Last weeks blue-grey and white late 1870s dress was one of my favourite kinds of Rate the Dresses: one that sparks lots of interesting discussion, quite strong feelings, and hilarious comparisons (personally, I think anything that can be described as Victorian Dalek fancy dress should automatically be a 10 😉 ). The feelings, while strong, were very mixed – a solid block of very high ratings, an equally solid block of very low ratings, and a lot people who thought it was, ummm…interesting. Personally I give it an intellectual 10 and an aesthetic 6, but your ratings evened out at 6.3 out of 10 – I guess the aggregate rating was closer to my aesthetic reaction than my intellectual reaction!
This week we’re rating a dress has done the rounds on pinterest, but where I unfortunately can’t find the original source. I generally try not to post Rate the Dresses if I can’t credit the collection, but occasionally breaking that rule, and asking for your help in finding the source, is a good way to locate it and make it easier for future searchers to find it.
The only clue I have is that the dress probably comes from a European collection, possibly Czech. Do you know where it’s from? (confession: I’ve spent all day on the phone with Applecare and Adobe, fixing issues arising from my hard-drive crash, and I’ve hit the point where I can’t do even the most basic tech thing, so you may find if very easy to figure out where this is from!).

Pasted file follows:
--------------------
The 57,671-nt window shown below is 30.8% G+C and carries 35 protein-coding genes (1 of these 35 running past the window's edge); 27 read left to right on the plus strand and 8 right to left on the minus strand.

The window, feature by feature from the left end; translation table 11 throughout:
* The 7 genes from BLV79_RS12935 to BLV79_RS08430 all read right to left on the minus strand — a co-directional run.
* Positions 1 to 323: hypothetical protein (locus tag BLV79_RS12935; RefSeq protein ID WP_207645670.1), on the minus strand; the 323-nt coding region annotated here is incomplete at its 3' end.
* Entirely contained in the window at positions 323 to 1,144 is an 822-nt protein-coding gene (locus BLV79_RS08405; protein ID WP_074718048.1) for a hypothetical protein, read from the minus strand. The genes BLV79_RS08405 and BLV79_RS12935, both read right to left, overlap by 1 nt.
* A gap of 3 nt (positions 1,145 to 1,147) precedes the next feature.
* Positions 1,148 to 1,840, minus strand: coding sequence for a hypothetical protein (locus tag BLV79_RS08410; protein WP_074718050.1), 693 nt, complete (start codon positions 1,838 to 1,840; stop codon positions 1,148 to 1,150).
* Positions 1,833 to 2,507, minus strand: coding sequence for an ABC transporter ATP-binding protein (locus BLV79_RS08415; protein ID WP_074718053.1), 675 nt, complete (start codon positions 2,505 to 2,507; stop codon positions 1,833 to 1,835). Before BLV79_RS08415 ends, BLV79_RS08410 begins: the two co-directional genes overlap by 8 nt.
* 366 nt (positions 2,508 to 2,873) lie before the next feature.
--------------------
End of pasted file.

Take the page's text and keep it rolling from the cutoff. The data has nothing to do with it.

UPDATE: Many thanks to Daniel for locating the collection!
As there is no source for this dress, I don’t have a lot of information on it, but I can guess a bit by looking at it. The silhouette and combination of historical and military inspired trims place the dress ca. 1820, but the fabric is not contemporary with the dress. This appears to be a fantastic example of a 19th century garment made from mid-18th century fabric.
The skirt is cut into panels to create the slight cone shape fashionable in the 1820s, but the wide serpentine stripes of the the fabric were originally intended for a garment that used full widths of rectangular fabric, so the angled panels create an interesting pattern of disappearing stripes.
Personally, I quite like the symmetry of the mannequin being as blank as the dresses background: you cannot rate it on anything but the dress itself.
So how does the dress alone fare?
Rate the Dress on a Scale of 1 to 10